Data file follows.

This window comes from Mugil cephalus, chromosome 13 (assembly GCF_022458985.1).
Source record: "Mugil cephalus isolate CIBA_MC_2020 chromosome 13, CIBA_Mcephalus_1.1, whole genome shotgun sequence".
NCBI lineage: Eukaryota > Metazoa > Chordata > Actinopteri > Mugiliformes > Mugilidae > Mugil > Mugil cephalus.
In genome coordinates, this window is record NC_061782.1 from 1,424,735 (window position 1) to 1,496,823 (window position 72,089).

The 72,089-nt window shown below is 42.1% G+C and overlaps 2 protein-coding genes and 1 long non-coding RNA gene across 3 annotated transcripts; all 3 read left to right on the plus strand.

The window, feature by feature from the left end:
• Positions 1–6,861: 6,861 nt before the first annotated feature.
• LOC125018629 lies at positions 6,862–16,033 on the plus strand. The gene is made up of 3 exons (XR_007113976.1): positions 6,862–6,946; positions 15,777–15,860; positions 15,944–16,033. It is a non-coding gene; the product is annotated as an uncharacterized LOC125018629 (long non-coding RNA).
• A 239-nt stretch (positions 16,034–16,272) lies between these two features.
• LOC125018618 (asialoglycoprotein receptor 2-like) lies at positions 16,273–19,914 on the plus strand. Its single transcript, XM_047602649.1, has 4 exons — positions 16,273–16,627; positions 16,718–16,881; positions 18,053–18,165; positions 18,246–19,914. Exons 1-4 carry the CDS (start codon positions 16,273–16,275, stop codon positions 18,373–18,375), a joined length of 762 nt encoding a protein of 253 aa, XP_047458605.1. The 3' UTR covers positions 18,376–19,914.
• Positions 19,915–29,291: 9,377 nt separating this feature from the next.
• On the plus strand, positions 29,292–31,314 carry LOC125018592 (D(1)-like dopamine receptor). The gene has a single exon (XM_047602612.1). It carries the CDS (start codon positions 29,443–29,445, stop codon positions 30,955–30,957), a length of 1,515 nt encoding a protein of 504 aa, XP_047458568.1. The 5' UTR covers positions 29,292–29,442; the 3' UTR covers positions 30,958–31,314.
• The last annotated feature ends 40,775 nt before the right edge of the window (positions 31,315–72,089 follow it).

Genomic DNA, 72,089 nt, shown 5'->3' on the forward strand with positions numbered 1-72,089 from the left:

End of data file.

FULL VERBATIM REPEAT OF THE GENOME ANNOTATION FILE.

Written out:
This window comes from Mugil cephalus, chromosome 13 (assembly GCF_022458985.1).
Source record: "Mugil cephalus isolate CIBA_MC_2020 chromosome 13, CIBA_Mcephalus_1.1, whole genome shotgun sequence".
NCBI lineage: Eukaryota > Metazoa > Chordata > Actinopteri > Mugiliformes > Mugilidae > Mugil > Mugil cephalus.
In genome coordinates, this window is record NC_061782.1 from 1,424,735 (window position 1) to 1,496,823 (window position 72,089).

The 72,089-nt window shown below is 42.1% G+C and overlaps 2 protein-coding genes and 1 long non-coding RNA gene across 3 annotated transcripts; all 3 read left to right on the plus strand.

The window, feature by feature from the left end:
• Positions 1–6,861: 6,861 nt before the first annotated feature.
• LOC125018629 lies at positions 6,862–16,033 on the plus strand. The gene is made up of 3 exons (XR_007113976.1): positions 6,862–6,946; positions 15,777–15,860; positions 15,944–16,033. It is a non-coding gene; the product is annotated as an uncharacterized LOC125018629 (long non-coding RNA).
• A 239-nt stretch (positions 16,034–16,272) lies between these two features.
• LOC125018618 (asialoglycoprotein receptor 2-like) lies at positions 16,273–19,914 on the plus strand. Its single transcript, XM_047602649.1, has 4 exons — positions 16,273–16,627; positions 16,718–16,881; positions 18,053–18,165; positions 18,246–19,914. Exons 1-4 carry the CDS (start codon positions 16,273–16,275, stop codon positions 18,373–18,375), a joined length of 762 nt encoding a protein of 253 aa, XP_047458605.1. The 3' UTR covers positions 18,376–19,914.
• Positions 19,915–29,291: 9,377 nt separating this feature from the next.
• On the plus strand, positions 29,292–31,314 carry LOC125018592 (D(1)-like dopamine receptor). The gene has a single exon (XM_047602612.1). It carries the CDS (start codon positions 29,443–29,445, stop codon positions 30,955–30,957), a length of 1,515 nt encoding a protein of 504 aa, XP_047458568.1. The 5' UTR covers positions 29,292–29,442; the 3' UTR covers positions 30,958–31,314.
• The last annotated feature ends 40,775 nt before the right edge of the window (positions 31,315–72,089 follow it).

Genomic DNA, 72,089 nt, shown 5'->3' on the forward strand with positions numbered 1-72,089 from the left: